Ground Reports Delhi Metro Gets A Feminist Touch With Murals Representing Women’s Freedom And Safety

Delhi Metro Gets A Feminist Touch With Murals Representing Women’s Freedom And Safety

With art as a medium ten women from across the country painted beautiful murals on Delhi's Dwarka Sector-14 Metro Station.

Women in Delhi feel unsafe while travelling, going out for work or just loitering around. This in a way curbs their freedom of movement as the government still lags behind in tackling women’s safety issues in the Capital and NCR region. According to National Crime Records Bureau (NCRB), a significant surge of more than 40% from 2020, in crime against women in the city. Hence, it’s quite ironic for Delhi as the capital city to remain the most unsafe metropolitan city for women in India.

However, breaking this notion, with art as a medium of expression by representing ‘Delhi as a city of women‘ in this sunny warm spring, ten women from across the country painted beautiful murals on Dwarka Sector-14 metro station’s, Gate No. 1 wall. Diligently working on it continuously for more than 9 days, they joined the initiative through an Instagram-based project ‘Chronicle of Colors‘. A Delhi-based non-profit organisation which works for women’s welfare initiated the project along with the design team. The foundation initiated the project in association with the Delhi Metro Rail Corporation (DMRC). 

Source: Stuti For FII

Not a woman’s space?

As International Women’s Day comes up, the project covered the theme ‘City of Women’. Shruti Maheshwari, Co-founder of Chronicle of Colors, told FII about her own journey and the initiative, “I started Chronicles of Colours as just a hobby until last year with founder, Aakash Makan when we completed painting around 60 murals across the country.” Explaining what the murals represented, she mentioned,

The murals aim to show Delhi as a ‘City Of Women’. We aim to change a common perception that the city isn’t safe for women. The more they go out, the safer it will be for them. We have seen boys loitering around on their bikes purposelessly too, but women aren’t seen doing that much. Our goal is to show that more and more women are able to do that, owning the city space. We want them to feel safe enough to even travel without a purpose.”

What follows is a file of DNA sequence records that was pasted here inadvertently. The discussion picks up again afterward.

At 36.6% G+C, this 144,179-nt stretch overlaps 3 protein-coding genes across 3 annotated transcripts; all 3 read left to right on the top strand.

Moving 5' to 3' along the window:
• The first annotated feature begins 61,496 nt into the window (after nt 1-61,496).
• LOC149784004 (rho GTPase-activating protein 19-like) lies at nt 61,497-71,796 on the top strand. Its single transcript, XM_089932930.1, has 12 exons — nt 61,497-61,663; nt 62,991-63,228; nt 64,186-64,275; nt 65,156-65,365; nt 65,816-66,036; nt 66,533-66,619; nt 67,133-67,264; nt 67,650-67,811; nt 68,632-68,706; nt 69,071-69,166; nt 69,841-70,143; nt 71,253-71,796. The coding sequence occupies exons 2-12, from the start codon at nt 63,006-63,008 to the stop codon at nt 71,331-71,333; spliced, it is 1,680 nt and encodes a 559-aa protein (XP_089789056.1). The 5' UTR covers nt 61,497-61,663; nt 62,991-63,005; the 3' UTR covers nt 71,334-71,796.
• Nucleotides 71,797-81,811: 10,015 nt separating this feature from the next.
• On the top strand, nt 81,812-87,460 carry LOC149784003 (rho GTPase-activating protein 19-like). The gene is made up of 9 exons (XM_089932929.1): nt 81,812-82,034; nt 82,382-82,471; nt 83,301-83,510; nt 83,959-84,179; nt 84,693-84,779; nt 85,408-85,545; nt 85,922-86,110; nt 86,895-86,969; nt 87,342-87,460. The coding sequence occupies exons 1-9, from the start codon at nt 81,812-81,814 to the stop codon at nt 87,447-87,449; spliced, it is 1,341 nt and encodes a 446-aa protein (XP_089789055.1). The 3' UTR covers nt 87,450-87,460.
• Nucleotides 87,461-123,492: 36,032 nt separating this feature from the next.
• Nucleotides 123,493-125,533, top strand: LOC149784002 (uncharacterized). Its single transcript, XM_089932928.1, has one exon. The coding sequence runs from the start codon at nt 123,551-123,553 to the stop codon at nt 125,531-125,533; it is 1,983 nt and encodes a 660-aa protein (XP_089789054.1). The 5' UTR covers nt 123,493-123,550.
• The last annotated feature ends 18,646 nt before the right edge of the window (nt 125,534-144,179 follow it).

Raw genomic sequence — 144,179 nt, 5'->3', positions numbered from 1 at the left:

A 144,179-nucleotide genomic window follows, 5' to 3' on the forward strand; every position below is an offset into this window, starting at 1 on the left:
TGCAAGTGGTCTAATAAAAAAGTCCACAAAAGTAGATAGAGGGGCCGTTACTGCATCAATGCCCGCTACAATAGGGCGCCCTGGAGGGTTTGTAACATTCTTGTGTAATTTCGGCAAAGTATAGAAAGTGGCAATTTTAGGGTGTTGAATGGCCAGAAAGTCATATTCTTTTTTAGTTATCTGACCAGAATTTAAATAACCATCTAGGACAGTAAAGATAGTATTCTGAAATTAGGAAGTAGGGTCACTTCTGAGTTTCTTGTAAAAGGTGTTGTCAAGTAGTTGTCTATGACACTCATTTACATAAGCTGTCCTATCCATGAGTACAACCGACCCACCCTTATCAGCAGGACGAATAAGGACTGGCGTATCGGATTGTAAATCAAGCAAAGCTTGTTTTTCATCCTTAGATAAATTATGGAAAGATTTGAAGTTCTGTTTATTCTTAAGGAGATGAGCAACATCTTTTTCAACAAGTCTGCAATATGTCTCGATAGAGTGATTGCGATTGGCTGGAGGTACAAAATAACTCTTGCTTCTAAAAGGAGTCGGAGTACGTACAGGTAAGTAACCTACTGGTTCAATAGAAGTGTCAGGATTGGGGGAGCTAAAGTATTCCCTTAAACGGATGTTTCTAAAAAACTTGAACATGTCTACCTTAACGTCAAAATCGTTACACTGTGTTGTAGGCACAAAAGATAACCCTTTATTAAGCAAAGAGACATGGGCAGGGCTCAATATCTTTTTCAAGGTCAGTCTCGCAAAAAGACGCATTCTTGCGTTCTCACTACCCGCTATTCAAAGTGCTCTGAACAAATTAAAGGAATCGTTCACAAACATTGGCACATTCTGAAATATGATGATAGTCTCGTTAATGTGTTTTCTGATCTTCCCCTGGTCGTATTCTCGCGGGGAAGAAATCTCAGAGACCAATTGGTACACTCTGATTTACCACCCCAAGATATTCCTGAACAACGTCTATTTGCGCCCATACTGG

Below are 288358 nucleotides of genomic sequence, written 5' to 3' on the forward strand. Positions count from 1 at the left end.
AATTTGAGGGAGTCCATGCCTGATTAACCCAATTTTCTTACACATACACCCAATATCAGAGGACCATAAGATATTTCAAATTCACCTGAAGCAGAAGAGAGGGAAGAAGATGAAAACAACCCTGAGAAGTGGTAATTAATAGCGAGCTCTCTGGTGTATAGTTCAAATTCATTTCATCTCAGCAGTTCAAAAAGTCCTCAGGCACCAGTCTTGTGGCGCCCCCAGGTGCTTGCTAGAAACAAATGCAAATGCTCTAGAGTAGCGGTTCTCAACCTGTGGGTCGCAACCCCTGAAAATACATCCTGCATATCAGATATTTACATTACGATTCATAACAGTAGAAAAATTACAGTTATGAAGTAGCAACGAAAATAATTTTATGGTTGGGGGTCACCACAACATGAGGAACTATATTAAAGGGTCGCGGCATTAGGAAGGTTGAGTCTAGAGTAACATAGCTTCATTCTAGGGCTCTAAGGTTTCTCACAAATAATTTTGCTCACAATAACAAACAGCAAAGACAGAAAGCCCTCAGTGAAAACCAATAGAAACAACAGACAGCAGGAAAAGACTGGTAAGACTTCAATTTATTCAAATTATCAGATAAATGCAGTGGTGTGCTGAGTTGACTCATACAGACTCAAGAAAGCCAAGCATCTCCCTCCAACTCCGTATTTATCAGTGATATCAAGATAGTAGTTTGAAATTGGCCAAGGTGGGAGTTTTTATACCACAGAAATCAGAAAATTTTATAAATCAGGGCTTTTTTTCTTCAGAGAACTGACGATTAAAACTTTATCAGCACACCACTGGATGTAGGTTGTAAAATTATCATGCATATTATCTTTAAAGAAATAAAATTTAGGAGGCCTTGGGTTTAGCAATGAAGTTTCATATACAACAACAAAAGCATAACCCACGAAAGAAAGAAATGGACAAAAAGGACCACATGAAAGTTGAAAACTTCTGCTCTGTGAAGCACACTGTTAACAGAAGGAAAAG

She talked about the online trolling that they received from people on their reels posted about the initiative on social media. Moving forward with the spirit of showing women at work, she wanted to ‘break the stereotypes of whether it’s a woman’s job or not a woman’s space‘. Shruti also emphasised the idea of how convenient the metro has made for women to travel across the city.

Also Read: Can Indian Cities Be Better Designed For Women?

Art and women’s ‘freedom of mobility’

Today, I believe women can pursue so many different activities from playing sports to having a night out and eating at a Dhaba. From flying an aeroplane or riding a parachute to playing cards in parks. That’s what these murals aim to narrate. “Regardless of day or night, how women can conquer the city and own these public spaces, making it the city of women,” Shruti added.  

As International Women’s Day is coming up, they expect Delhi to address this issue of women’s safety and freedom of mobility. Shruti graduated from Delhi University’s Rajdhani College and later pursued her passion for the arts. She mentioned how during covid art healed her health and increased her passionate dream of painting every city wall. Even most women that she hired for the project were also passionate self-taught women artists.